But let's pretend that all these other effects don't exist and focus only on the response of the Moon. When you are holding the hammer in your hands, the hammer exerts a force on the Moon, but your feet are exerting the opposite force on the surface of the Moon. This causes the surface at the place you are standing to be deformed somewhat.

Exactly at the moment you release the hammer, the force exerted by your feet on the Moon diminishes. This causes the surface of the Moon to rebound. To find out when the hammer will hit the surface you must solve this initial value problem of an initially elastically deformed Moon.

The fact that the center of mass the Moon is also accelerating toward the hammer can be ignored relative to this effect.


Posted By: Bill Cooper

Posted On: Feb 2, 2007
Views: 673
RE: Lunar landings?

Now I wonder what has suddenly bought this topic back to life?

Was it perchance the appearance of the article in the Feb edition of the UK Mensa Magazine?

Anyway, at the end of the day, assuming perfect condtions (not even a truck passing by on a planet in a nearby solar system) the hammer hits first, by a margin not much wider than a planck width.

In practical terms you simply could not build a mechanism to release the two objects at the same instant, let alone measure it.

Now suppose your hammer weighs as much as the moon and your feather dropped diametrically opposite, then the feather will have 3 times the distance to 'fall' if initially released from the same height!

I say 3 times further but it's a little less than that, by about a couple of planck widths.....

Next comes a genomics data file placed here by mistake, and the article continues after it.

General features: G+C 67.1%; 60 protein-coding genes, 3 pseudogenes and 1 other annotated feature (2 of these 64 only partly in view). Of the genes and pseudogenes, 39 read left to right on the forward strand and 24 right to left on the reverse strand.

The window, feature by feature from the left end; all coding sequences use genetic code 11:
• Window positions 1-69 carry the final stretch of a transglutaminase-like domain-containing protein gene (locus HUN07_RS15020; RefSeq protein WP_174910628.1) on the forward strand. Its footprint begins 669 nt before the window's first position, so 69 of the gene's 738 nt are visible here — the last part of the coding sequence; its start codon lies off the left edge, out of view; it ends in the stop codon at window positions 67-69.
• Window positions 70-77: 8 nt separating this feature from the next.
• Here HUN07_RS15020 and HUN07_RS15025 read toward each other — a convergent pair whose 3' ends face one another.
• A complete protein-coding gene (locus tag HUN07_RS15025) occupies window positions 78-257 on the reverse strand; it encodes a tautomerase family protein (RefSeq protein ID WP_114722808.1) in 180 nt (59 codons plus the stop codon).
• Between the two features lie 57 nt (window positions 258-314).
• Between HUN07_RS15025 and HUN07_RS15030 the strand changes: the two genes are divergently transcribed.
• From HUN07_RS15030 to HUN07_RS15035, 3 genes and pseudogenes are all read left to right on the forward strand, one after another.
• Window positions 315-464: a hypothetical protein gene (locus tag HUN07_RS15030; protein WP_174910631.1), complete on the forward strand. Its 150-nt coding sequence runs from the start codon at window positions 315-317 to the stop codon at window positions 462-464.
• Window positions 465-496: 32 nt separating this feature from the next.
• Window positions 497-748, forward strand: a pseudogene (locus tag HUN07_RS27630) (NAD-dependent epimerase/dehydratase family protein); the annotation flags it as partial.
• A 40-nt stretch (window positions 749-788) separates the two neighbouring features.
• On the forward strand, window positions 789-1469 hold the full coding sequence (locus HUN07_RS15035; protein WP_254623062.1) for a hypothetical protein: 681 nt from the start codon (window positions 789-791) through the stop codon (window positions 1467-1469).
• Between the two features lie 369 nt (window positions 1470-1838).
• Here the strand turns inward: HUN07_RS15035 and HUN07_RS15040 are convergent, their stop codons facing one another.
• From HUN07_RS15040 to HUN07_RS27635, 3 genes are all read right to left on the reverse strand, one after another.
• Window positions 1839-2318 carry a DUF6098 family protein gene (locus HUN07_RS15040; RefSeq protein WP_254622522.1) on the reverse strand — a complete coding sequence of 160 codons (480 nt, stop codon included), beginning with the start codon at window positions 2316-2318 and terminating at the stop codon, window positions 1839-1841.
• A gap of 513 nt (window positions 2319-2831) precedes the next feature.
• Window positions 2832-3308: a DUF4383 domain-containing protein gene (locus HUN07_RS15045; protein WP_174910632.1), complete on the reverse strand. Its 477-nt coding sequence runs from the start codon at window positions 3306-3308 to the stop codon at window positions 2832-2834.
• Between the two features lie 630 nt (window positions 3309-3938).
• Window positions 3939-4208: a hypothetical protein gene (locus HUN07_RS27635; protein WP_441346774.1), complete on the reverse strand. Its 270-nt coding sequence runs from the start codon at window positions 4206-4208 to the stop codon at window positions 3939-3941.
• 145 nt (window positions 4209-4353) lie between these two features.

Posted By: Christopher

Posted On: Dec 16, 2007
Views: 623
RE: Lunar landings?

Billy Cooper,

The hammer and the feather should hit the moon at the same exact time, not like with a difference of billionths of seconds.

However, this is true only for a specific condition:

It is when the hammer and the feather are released from the same location at the same instant. Its like releasing the feather from the right hand and the hammer from the left hand, both at the same instant.

In this particular case, we do not need to consider the rate at which the moon will be approaching the 2 bodies. This is because the rate at which the moon will be approaching them will be determined by their combined mass ( M1+ M2 ).

It is only when the hammer and the feather are released seperately , then we will have this little difference of billionths of a second


Posted By: Keith Mayes

Posted On: Dec 16, 2007
Views: 621
RE: Lunar landings?

That would appear to be a simple yet valid point. The moon cannot approach the two objects at two different speeds.


Posted By: Christopher

Posted On: Dec 16, 2007
Views: 617
RE: Lunar landings?

Wow, the response time of Keith Mayes is 26 -11 = 15 minutes, simply awesome,

taking into account how old this thread is.

And who is Keith Mayes ??

By the looks of it, i will tend to say . . .
Physicist ??
Engineer ??
Mathematician ??
Philosopher ??